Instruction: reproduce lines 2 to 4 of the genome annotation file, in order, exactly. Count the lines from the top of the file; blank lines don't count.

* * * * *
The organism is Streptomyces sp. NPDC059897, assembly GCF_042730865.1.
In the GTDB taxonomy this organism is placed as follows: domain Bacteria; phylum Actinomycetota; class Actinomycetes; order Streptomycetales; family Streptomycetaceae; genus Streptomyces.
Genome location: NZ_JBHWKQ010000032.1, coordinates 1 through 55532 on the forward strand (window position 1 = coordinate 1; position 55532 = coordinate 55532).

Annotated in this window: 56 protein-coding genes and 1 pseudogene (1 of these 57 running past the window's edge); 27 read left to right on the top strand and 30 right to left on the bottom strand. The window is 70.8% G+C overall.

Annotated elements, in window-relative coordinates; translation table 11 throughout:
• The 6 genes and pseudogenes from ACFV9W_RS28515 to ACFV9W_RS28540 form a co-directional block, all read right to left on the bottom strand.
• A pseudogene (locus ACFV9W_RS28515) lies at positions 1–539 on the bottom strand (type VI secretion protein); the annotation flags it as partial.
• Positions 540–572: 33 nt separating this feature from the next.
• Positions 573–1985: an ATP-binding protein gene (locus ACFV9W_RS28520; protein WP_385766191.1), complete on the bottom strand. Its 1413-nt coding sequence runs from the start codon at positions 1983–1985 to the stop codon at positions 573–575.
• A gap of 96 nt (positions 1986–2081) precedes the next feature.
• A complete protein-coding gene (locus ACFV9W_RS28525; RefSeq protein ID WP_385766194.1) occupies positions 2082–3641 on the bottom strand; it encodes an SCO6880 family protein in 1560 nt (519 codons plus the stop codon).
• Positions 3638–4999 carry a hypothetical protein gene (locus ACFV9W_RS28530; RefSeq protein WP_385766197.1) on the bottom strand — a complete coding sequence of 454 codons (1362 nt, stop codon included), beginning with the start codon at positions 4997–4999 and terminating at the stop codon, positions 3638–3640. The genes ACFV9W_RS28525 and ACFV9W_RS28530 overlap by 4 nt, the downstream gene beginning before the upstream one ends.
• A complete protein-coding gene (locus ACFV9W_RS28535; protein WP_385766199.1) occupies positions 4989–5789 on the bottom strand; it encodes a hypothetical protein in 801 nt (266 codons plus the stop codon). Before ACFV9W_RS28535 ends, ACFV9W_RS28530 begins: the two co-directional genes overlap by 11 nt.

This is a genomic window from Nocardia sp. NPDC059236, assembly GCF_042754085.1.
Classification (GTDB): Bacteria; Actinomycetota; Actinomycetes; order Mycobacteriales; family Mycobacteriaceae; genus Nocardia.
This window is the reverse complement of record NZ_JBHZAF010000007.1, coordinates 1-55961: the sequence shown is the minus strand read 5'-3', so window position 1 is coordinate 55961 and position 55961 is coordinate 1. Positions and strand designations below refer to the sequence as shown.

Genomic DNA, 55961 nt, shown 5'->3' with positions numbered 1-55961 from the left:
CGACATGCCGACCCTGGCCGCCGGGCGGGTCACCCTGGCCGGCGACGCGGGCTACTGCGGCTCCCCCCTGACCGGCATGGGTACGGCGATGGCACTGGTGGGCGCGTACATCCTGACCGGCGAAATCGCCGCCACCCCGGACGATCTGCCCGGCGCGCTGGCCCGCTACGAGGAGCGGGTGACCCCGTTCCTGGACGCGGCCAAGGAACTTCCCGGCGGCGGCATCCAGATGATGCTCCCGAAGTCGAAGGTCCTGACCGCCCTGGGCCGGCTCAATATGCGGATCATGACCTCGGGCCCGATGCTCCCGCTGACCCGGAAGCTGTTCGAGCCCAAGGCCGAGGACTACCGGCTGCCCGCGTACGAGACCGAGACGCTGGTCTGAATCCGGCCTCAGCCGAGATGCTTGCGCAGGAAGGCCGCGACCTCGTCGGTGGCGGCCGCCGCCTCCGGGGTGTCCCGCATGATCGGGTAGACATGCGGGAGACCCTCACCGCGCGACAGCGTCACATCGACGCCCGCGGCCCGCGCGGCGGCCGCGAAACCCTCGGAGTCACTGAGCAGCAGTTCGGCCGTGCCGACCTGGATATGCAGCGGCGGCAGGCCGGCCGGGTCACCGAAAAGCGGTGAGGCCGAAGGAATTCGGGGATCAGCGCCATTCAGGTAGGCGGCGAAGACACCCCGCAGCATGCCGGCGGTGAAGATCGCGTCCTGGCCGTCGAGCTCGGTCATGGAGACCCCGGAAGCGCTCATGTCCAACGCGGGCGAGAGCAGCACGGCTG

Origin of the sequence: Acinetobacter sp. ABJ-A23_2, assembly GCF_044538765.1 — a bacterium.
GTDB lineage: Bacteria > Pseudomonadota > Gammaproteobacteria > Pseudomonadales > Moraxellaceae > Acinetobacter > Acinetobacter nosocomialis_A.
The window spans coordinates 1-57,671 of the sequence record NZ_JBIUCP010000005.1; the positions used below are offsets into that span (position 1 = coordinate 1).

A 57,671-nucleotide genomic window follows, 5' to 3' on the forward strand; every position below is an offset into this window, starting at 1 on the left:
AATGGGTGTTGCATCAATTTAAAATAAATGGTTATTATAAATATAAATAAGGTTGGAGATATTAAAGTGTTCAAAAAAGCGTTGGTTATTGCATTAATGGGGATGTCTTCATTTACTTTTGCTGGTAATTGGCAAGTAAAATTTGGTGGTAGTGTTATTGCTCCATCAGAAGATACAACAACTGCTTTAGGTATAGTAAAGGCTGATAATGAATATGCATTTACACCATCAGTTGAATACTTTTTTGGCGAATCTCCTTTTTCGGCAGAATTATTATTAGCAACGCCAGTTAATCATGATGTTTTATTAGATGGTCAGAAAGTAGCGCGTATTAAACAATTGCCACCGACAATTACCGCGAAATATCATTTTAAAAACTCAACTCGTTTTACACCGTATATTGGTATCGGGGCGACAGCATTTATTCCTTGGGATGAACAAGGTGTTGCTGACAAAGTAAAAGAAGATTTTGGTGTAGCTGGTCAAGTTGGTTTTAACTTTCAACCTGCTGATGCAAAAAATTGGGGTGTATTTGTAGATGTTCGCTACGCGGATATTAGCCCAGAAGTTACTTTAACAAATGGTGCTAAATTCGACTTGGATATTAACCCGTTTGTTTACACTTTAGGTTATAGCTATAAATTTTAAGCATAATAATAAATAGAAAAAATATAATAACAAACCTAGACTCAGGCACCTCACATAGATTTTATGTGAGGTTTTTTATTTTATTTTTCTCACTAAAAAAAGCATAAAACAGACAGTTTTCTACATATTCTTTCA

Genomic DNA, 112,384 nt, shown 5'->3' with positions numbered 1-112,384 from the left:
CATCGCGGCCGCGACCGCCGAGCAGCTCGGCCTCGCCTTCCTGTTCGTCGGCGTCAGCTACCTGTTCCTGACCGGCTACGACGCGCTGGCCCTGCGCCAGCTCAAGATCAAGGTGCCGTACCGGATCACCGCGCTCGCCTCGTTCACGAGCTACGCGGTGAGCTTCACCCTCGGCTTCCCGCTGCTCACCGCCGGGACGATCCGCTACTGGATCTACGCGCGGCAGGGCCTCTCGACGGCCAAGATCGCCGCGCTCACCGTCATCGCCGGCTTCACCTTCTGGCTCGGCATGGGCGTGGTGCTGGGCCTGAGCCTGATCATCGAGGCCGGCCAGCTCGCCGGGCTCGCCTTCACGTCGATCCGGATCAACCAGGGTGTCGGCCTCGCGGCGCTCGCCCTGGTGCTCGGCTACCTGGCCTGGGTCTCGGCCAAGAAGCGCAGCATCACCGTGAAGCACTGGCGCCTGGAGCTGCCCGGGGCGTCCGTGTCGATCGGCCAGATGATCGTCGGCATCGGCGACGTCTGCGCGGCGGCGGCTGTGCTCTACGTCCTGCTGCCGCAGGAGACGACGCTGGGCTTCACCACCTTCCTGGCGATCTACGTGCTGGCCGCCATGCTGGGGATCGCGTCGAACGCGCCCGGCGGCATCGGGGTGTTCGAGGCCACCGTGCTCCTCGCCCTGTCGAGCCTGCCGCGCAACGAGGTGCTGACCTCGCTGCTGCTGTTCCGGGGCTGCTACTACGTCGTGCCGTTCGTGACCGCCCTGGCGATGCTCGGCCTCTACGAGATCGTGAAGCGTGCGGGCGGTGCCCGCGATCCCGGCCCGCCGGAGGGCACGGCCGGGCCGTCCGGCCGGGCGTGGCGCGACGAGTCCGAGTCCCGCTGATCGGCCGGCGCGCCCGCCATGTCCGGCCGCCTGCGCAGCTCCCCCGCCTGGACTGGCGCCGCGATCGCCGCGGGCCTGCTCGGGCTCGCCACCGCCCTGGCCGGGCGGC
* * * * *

In the GTDB taxonomy this organism is placed as follows: domain Bacteria; phylum Actinomycetota; class Actinomycetes; order Streptomycetales; family Streptomycetaceae; genus Streptomyces.
Genome location: NZ_JBHWKQ010000032.1, coordinates 1 through 55532 on the forward strand (window position 1 = coordinate 1; position 55532 = coordinate 55532).

Annotated in this window: 56 protein-coding genes and 1 pseudogene (1 of these 57 running past the window's edge); 27 read left to right on the top strand and 30 right to left on the bottom strand. The window is 70.8% G+C overall.